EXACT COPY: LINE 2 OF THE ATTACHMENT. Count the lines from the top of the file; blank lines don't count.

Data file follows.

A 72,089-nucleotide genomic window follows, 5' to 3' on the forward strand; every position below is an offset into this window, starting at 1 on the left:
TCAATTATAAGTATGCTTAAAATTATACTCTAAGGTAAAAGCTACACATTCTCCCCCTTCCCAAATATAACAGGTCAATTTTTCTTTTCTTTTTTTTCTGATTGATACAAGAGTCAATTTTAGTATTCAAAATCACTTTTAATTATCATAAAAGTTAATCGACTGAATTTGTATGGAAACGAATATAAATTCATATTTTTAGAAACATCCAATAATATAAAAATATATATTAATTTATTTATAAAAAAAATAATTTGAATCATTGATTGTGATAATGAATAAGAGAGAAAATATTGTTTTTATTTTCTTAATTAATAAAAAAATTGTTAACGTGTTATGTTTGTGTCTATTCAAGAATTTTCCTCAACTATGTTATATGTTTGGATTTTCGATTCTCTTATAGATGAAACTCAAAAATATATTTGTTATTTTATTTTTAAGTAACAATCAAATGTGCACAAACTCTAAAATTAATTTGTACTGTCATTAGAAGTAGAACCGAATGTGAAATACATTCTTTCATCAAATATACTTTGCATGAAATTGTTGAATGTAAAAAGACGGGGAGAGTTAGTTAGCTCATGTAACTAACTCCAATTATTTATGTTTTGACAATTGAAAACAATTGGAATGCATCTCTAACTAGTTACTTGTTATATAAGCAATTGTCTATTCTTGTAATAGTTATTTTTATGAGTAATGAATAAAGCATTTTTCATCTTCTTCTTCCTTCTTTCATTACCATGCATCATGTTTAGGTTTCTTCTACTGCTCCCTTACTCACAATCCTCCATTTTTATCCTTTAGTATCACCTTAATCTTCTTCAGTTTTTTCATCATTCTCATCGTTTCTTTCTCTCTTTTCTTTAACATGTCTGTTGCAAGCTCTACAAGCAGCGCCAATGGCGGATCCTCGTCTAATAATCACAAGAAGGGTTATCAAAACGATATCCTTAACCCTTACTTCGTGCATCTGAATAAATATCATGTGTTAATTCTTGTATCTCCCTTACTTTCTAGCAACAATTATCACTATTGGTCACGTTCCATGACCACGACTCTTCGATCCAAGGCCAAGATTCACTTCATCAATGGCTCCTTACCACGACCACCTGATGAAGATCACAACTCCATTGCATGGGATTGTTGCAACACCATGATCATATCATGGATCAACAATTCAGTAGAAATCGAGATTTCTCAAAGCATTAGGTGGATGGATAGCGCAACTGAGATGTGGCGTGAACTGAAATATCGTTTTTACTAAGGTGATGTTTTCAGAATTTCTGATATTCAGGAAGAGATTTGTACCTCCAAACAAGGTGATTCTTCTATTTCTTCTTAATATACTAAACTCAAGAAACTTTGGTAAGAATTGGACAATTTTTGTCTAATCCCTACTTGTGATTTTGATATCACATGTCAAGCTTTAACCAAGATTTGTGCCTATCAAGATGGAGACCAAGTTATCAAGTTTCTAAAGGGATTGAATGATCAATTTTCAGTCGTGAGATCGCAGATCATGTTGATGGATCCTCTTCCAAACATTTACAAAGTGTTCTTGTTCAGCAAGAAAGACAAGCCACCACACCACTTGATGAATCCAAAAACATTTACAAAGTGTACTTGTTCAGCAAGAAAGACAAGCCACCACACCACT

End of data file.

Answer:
TCAATTATAAGTATGCTTAAAATTATACTCTAAGGTAAAAGCTACACATTCTCCCCCTTCCCAAATATAACAGGTCAATTTTTCTTTTCTTTTTTTTCTGATTGATACAAGAGTCAATTTTAGTATTCAAAATCACTTTTAATTATCATAAAAGTTAATCGACTGAATTTGTATGGAAACGAATATAAATTCATATTTTTAGAAACATCCAATAATATAAAAATATATATTAATTTATTTATAAAAAAAATAATTTGAATCATTGATTGTGATAATGAATAAGAGAGAAAATATTGTTTTTATTTTCTTAATTAATAAAAAAATTGTTAACGTGTTATGTTTGTGTCTATTCAAGAATTTTCCTCAACTATGTTATATGTTTGGATTTTCGATTCTCTTATAGATGAAACTCAAAAATATATTTGTTATTTTATTTTTAAGTAACAATCAAATGTGCACAAACTCTAAAATTAATTTGTACTGTCATTAGAAGTAGAACCGAATGTGAAATACATTCTTTCATCAAATATACTTTGCATGAAATTGTTGAATGTAAAAAGACGGGGAGAGTTAGTTAGCTCATGTAACTAACTCCAATTATTTATGTTTTGACAATTGAAAACAATTGGAATGCATCTCTAACTAGTTACTTGTTATATAAGCAATTGTCTATTCTTGTAATAGTTATTTTTATGAGTAATGAATAAAGCATTTTTCATCTTCTTCTTCCTTCTTTCATTACCATGCATCATGTTTAGGTTTCTTCTACTGCTCCCTTACTCACAATCCTCCATTTTTATCCTTTAGTATCACCTTAATCTTCTTCAGTTTTTTCATCATTCTCATCGTTTCTTTCTCTCTTTTCTTTAACATGTCTGTTGCAAGCTCTACAAGCAGCGCCAATGGCGGATCCTCGTCTAATAATCACAAGAAGGGTTATCAAAACGATATCCTTAACCCTTACTTCGTGCATCTGAATAAATATCATGTGTTAATTCTTGTATCTCCCTTACTTTCTAGCAACAATTATCACTATTGGTCACGTTCCATGACCACGACTCTTCGATCCAAGGCCAAGATTCACTTCATCAATGGCTCCTTACCACGACCACCTGATGAAGATCACAACTCCATTGCATGGGATTGTTGCAACACCATGATCATATCATGGATCAACAATTCAGTAGAAATCGAGATTTCTCAAAGCATTAGGTGGATGGATAGCGCAACTGAGATGTGGCGTGAACTGAAATATCGTTTTTACTAAGGTGATGTTTTCAGAATTTCTGATATTCAGGAAGAGATTTGTACCTCCAAACAAGGTGATTCTTCTATTTCTTCTTAATATACTAAACTCAAGAAACTTTGGTAAGAATTGGACAATTTTTGTCTAATCCCTACTTGTGATTTTGATATCACATGTCAAGCTTTAACCAAGATTTGTGCCTATCAAGATGGAGACCAAGTTATCAAGTTTCTAAAGGGATTGAATGATCAATTTTCAGTCGTGAGATCGCAGATCATGTTGATGGATCCTCTTCCAAACATTTACAAAGTGTTCTTGTTCAGCAAGAAAGACAAGCCACCACACCACTTGATGAATCCAAAAACATTTACAAAGTGTACTTGTTCAGCAAGAAAGACAAGCCACCACACCACT